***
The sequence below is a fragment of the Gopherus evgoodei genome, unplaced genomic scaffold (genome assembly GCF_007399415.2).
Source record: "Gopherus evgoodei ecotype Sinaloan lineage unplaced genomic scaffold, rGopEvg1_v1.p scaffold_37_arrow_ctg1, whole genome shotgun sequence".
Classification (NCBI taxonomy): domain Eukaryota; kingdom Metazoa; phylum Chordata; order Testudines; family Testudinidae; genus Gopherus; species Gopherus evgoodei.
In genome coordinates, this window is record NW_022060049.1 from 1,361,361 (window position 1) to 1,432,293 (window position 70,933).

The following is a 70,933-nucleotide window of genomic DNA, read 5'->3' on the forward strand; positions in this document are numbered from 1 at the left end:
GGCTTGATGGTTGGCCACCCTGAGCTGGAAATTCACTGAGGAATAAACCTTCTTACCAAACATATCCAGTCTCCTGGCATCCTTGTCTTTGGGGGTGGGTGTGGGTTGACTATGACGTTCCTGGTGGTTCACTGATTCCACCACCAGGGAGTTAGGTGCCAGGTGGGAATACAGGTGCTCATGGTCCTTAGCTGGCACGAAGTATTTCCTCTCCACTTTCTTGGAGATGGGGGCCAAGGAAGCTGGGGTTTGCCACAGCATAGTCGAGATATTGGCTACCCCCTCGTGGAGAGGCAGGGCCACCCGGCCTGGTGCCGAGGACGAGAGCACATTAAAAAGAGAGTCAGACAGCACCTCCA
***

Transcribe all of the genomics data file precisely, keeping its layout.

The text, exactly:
The sequence below is a fragment of the Gopherus evgoodei genome, unplaced genomic scaffold (genome assembly GCF_007399415.2).
Source record: "Gopherus evgoodei ecotype Sinaloan lineage unplaced genomic scaffold, rGopEvg1_v1.p scaffold_37_arrow_ctg1, whole genome shotgun sequence".
Classification (NCBI taxonomy): domain Eukaryota; kingdom Metazoa; phylum Chordata; order Testudines; family Testudinidae; genus Gopherus; species Gopherus evgoodei.
In genome coordinates, this window is record NW_022060049.1 from 1,361,361 (window position 1) to 1,432,293 (window position 70,933).

The following is a 70,933-nucleotide window of genomic DNA, read 5'->3' on the forward strand; positions in this document are numbered from 1 at the left end:
GGCTTGATGGTTGGCCACCCTGAGCTGGAAATTCACTGAGGAATAAACCTTCTTACCAAACATATCCAGTCTCCTGGCATCCTTGTCTTTGGGGGTGGGTGTGGGTTGACTATGACGTTCCTGGTGGTTCACTGATTCCACCACCAGGGAGTTAGGTGCCAGGTGGGAATACAGGTGCTCATGGTCCTTAGCTGGCACGAAGTATTTCCTCTCCACTTTCTTGGAGATGGGGGCCAAGGAAGCTGGGGTTTGCCACAGCATAGTCGAGATATTGGCTACCCCCTCGTGGAGAGGCAGGGCCACCCGGCCTGGTGCCGAGGACGAGAGCACATTAAAAAGAGAGTCAGACAGCACCTCCA